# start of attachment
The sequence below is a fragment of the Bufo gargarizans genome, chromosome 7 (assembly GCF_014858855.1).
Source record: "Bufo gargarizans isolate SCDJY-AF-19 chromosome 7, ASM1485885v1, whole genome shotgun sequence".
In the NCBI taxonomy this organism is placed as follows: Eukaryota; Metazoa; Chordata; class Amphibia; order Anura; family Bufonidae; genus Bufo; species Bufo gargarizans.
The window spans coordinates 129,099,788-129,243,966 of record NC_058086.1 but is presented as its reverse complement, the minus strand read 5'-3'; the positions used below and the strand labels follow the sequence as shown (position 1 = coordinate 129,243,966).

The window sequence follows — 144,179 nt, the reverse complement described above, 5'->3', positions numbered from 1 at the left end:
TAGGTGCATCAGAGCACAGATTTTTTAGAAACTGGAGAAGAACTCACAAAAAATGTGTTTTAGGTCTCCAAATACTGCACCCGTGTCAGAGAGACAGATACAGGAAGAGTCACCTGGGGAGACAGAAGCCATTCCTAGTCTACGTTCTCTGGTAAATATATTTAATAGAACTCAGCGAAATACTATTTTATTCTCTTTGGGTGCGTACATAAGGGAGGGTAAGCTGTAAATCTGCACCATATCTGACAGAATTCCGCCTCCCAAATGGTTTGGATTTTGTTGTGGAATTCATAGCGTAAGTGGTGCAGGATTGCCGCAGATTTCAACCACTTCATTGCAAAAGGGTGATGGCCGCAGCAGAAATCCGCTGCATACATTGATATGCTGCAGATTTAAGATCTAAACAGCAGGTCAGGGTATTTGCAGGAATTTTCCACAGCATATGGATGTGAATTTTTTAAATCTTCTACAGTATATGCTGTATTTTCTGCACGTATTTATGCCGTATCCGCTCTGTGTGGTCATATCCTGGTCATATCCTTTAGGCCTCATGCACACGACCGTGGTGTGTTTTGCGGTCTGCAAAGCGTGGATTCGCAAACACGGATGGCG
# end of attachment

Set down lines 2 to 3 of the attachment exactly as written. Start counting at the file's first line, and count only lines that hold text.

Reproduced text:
Source record: "Bufo gargarizans isolate SCDJY-AF-19 chromosome 7, ASM1485885v1, whole genome shotgun sequence".
In the NCBI taxonomy this organism is placed as follows: Eukaryota; Metazoa; Chordata; class Amphibia; order Anura; family Bufonidae; genus Bufo; species Bufo gargarizans.